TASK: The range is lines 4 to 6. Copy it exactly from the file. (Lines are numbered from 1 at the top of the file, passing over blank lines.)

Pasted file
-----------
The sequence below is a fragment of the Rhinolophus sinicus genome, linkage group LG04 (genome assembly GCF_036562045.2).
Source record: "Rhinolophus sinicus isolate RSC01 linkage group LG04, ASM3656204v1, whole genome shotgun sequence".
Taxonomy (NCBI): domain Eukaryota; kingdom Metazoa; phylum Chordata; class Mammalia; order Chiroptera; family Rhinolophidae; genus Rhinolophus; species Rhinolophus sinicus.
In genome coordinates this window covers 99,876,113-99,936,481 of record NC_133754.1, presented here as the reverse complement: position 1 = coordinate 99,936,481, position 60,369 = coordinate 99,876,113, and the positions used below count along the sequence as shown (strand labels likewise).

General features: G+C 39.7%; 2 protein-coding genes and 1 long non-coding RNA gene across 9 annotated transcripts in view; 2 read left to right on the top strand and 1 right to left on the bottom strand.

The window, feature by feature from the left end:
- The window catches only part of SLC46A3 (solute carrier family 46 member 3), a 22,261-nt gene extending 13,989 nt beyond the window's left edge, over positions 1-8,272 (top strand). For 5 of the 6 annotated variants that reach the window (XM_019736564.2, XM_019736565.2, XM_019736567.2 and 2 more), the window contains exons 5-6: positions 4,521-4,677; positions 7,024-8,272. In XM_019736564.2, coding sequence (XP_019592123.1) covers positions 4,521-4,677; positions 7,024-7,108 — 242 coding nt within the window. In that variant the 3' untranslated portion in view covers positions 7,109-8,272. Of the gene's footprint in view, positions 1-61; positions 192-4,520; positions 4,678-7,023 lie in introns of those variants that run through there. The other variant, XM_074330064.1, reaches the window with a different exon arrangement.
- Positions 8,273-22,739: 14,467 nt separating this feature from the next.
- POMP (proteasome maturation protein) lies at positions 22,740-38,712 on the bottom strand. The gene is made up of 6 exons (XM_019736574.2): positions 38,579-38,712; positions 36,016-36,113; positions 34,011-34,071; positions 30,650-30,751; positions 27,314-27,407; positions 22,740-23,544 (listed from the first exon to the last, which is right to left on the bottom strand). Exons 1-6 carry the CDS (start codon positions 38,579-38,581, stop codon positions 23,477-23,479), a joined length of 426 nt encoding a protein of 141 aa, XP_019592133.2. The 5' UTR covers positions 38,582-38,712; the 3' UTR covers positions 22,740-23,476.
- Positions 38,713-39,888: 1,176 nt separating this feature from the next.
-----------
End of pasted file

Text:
In genome coordinates this window covers 99,876,113-99,936,481 of record NC_133754.1, presented here as the reverse complement: position 1 = coordinate 99,936,481, position 60,369 = coordinate 99,876,113, and the positions used below count along the sequence as shown (strand labels likewise).

General features: G+C 39.7%; 2 protein-coding genes and 1 long non-coding RNA gene across 9 annotated transcripts in view; 2 read left to right on the top strand and 1 right to left on the bottom strand.

The window, feature by feature from the left end: